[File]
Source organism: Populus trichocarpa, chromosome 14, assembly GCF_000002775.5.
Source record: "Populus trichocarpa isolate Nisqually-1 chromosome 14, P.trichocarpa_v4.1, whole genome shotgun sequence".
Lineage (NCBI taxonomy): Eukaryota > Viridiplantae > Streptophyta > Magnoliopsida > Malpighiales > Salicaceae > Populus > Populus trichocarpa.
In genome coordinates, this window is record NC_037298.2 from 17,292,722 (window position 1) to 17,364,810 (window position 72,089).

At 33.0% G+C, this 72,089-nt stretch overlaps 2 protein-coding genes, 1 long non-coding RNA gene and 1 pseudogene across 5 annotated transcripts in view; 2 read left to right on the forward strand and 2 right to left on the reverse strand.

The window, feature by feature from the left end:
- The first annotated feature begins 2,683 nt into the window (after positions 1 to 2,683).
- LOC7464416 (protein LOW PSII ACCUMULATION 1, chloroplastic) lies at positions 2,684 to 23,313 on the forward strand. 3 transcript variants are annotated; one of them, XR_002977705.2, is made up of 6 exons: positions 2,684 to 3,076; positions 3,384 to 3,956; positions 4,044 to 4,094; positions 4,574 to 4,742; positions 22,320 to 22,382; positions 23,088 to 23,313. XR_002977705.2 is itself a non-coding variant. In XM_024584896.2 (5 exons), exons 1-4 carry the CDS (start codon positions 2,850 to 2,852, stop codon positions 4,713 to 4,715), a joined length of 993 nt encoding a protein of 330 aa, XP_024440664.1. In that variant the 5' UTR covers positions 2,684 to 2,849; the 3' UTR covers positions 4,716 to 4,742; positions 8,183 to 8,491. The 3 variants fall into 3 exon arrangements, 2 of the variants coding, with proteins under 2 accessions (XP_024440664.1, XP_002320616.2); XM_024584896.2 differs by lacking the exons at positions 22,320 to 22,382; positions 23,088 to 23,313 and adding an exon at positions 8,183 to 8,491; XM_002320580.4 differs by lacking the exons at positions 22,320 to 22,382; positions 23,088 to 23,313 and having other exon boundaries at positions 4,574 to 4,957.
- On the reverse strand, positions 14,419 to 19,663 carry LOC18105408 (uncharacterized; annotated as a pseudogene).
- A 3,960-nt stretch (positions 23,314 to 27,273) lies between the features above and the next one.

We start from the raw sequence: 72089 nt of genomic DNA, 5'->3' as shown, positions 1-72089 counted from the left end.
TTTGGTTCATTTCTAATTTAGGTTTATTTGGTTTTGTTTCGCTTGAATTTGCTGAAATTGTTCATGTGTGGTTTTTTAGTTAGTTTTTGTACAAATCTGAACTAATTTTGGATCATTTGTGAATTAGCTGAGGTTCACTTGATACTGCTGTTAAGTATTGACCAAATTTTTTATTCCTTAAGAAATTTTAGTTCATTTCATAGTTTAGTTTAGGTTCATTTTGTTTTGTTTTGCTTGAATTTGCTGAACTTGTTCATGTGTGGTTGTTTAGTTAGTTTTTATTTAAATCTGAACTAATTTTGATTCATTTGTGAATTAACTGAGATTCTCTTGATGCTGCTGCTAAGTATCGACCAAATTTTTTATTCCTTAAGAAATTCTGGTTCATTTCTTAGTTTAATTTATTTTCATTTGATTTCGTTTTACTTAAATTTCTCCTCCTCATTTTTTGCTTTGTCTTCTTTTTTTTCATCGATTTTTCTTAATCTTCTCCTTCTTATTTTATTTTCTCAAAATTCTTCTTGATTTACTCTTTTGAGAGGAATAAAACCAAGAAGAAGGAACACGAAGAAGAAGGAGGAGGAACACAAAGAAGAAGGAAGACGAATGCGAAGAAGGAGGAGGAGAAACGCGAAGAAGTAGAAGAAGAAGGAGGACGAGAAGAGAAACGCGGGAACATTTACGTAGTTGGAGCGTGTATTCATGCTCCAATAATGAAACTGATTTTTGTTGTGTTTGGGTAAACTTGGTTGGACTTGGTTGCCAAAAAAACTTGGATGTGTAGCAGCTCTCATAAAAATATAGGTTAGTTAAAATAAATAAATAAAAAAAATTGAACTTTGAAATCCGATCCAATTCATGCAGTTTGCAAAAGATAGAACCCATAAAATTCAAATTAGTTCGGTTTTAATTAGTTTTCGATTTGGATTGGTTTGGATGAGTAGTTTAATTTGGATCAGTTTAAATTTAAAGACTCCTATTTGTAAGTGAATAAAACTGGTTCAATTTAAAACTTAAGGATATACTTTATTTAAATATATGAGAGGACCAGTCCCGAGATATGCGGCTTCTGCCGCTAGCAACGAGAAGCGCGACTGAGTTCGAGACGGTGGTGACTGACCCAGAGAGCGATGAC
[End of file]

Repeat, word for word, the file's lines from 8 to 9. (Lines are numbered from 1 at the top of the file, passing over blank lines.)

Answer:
- LOC7464416 (protein LOW PSII ACCUMULATION 1, chloroplastic) lies at positions 2,684 to 23,313 on the forward strand. 3 transcript variants are annotated; one of them, XR_002977705.2, is made up of 6 exons: positions 2,684 to 3,076; positions 3,384 to 3,956; positions 4,044 to 4,094; positions 4,574 to 4,742; positions 22,320 to 22,382; positions 23,088 to 23,313. XR_002977705.2 is itself a non-coding variant. In XM_024584896.2 (5 exons), exons 1-4 carry the CDS (start codon positions 2,850 to 2,852, stop codon positions 4,713 to 4,715), a joined length of 993 nt encoding a protein of 330 aa, XP_024440664.1. In that variant the 5' UTR covers positions 2,684 to 2,849; the 3' UTR covers positions 4,716 to 4,742; positions 8,183 to 8,491. The 3 variants fall into 3 exon arrangements, 2 of the variants coding, with proteins under 2 accessions (XP_024440664.1, XP_002320616.2); XM_024584896.2 differs by lacking the exons at positions 22,320 to 22,382; positions 23,088 to 23,313 and adding an exon at positions 8,183 to 8,491; XM_002320580.4 differs by lacking the exons at positions 22,320 to 22,382; positions 23,088 to 23,313 and having other exon boundaries at positions 4,574 to 4,957.
- On the reverse strand, positions 14,419 to 19,663 carry LOC18105408 (uncharacterized; annotated as a pseudogene).